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Use of Successional Habitat and Fruit Resources by Songbirds during Autumn Migration in Central New Jersey
Hannah B. Suthers, Jean M. Bickal and Paul G. Rodewald
The Wilson Bulletin
Vol. 112, No. 2 (Jun., 2000), pp. 249-260
Published by: Wilson Ornithological Society
Stable URL: http://www.jstor.org/stable/4164202
Page Count: 12
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We evaluated the effects of plant succession on habitat use and fruit resource availability for autumn migratory and resident songbirds in 43 ha of abandoned farm fields in central New Jersey. Using fixed net sites, standardized effort, and simultaneous sampling across habitat types, we mist-netted birds to compare habitat use and found that (1) use of three shrub-tree invasion interfaces declined as fruit-bearing shrubs were overgrown by trees, while use of three open shrublands changed little over the same period; (2) use of two pairs of contrasting successional habitats, shrubland and young woodland, was higher in the shrubland with abundant, highly nutritional fruits than in young woodland with sparse fruit; and (3) use of three shrublands at similar successional stages but with different fruit availability differed by bird taxonomic family and migratory strategy. Data on species composition and relative abundance of fruit-bearing shrubs and fruit consumption by birds (assessed by regurgitated and defecated matter) were used to elucidate avian patterns of habitat use. The relative abundance of fruit-bearing species may be more important than habitat structure in determining habitat use by birds. Shrubland dominated by panicled dogwood (Cornus racemosa) was favored over shrubland dominated by red cedar (Juniperus virginianum) or multiflora rose (Rosa multiflora). Favored vines were Japanese honeysuckle (Lonicera japonica), Virginia creeper (Parthenocissus quinquefolia), poison ivy (Toxicodendron radicans), and grape (Vitis spp.).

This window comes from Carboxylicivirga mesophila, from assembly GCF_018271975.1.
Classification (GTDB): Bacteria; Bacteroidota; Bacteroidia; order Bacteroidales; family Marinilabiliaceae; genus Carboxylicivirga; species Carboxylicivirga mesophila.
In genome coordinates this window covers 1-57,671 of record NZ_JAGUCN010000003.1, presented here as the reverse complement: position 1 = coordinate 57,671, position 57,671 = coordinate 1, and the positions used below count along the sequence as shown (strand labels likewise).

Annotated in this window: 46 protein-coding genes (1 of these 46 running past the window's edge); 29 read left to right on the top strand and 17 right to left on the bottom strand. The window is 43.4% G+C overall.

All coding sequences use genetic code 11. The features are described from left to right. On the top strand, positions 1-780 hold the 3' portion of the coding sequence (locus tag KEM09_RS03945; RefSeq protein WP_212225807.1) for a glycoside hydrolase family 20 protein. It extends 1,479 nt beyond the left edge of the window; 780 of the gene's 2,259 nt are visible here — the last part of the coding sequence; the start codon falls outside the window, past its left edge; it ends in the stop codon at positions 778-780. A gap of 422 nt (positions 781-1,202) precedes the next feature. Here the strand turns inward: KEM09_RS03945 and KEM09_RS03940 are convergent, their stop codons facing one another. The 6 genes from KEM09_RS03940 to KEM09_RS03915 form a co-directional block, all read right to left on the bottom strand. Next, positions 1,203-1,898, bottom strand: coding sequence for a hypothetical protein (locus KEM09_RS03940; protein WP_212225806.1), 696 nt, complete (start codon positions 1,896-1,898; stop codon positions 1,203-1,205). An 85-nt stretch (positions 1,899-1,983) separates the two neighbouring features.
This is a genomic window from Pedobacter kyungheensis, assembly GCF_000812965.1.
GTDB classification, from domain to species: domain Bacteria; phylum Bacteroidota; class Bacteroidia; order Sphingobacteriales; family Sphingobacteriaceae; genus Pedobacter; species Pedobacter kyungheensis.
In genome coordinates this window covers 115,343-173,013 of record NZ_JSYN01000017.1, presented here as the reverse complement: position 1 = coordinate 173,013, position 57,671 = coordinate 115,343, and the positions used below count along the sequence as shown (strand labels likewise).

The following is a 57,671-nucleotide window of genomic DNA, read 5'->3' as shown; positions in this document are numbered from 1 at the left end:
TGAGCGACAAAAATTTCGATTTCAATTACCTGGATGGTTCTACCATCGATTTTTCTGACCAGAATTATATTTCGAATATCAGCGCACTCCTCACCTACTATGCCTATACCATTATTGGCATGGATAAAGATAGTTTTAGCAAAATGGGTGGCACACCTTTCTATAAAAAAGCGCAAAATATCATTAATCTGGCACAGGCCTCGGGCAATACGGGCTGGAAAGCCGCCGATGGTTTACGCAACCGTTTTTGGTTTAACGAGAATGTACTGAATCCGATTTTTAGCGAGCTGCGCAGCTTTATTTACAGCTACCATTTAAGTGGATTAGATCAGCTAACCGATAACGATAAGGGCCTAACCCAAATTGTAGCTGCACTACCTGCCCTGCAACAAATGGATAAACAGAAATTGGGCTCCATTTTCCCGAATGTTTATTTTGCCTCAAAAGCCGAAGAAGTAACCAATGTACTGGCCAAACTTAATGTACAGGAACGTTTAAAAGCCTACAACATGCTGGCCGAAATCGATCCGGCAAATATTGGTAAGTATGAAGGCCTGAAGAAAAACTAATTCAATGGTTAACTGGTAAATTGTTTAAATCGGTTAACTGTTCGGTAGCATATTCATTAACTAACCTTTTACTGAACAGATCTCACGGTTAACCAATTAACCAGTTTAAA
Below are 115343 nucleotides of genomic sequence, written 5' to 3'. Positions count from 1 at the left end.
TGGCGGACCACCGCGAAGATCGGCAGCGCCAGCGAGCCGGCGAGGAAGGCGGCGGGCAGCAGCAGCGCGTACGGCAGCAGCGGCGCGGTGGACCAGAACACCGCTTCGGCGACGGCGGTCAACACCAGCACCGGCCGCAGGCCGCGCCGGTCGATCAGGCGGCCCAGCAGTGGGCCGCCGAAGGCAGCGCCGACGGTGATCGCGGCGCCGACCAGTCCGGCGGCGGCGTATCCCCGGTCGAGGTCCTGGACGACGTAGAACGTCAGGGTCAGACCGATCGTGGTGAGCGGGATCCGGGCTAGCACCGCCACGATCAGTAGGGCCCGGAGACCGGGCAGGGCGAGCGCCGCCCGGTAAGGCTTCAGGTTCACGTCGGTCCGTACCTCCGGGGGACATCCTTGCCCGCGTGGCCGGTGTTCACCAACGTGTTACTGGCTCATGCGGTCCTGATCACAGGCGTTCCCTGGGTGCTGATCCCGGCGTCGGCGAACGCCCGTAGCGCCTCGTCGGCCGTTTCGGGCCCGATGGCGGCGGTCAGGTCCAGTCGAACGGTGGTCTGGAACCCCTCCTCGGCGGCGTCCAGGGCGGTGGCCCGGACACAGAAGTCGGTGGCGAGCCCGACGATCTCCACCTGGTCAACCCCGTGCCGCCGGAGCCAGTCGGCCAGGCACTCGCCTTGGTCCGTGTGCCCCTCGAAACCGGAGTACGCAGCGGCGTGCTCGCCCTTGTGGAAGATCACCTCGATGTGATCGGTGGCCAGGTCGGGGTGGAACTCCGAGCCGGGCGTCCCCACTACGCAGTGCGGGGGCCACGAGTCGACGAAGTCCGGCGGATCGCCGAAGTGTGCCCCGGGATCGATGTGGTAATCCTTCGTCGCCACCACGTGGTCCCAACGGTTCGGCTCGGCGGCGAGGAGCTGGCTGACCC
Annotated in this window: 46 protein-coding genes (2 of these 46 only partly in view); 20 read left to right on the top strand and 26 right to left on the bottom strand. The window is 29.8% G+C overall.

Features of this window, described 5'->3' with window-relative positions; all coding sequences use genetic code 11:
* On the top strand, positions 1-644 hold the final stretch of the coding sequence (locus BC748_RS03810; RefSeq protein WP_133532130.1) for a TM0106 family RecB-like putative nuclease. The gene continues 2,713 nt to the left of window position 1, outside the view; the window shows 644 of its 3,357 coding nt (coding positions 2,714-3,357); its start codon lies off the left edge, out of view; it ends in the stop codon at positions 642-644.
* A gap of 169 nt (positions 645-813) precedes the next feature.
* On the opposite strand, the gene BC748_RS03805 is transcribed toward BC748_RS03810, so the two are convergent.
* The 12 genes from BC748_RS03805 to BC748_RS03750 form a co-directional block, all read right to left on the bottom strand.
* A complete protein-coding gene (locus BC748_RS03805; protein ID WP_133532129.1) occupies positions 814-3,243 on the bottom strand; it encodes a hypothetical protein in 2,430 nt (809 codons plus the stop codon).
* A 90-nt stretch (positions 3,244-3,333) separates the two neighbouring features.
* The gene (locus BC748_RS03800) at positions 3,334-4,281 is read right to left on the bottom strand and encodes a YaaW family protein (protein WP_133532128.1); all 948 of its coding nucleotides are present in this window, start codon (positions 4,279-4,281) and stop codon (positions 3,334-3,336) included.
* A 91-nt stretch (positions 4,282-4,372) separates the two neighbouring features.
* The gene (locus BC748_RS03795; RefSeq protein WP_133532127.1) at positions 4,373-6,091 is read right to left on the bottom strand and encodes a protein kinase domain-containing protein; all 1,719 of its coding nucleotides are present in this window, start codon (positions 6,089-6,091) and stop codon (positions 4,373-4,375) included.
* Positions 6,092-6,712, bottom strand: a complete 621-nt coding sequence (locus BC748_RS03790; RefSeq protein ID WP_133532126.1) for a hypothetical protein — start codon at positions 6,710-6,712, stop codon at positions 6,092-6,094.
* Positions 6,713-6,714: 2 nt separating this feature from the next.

The Wilson Bulletin © 2000 Wilson Ornithological Society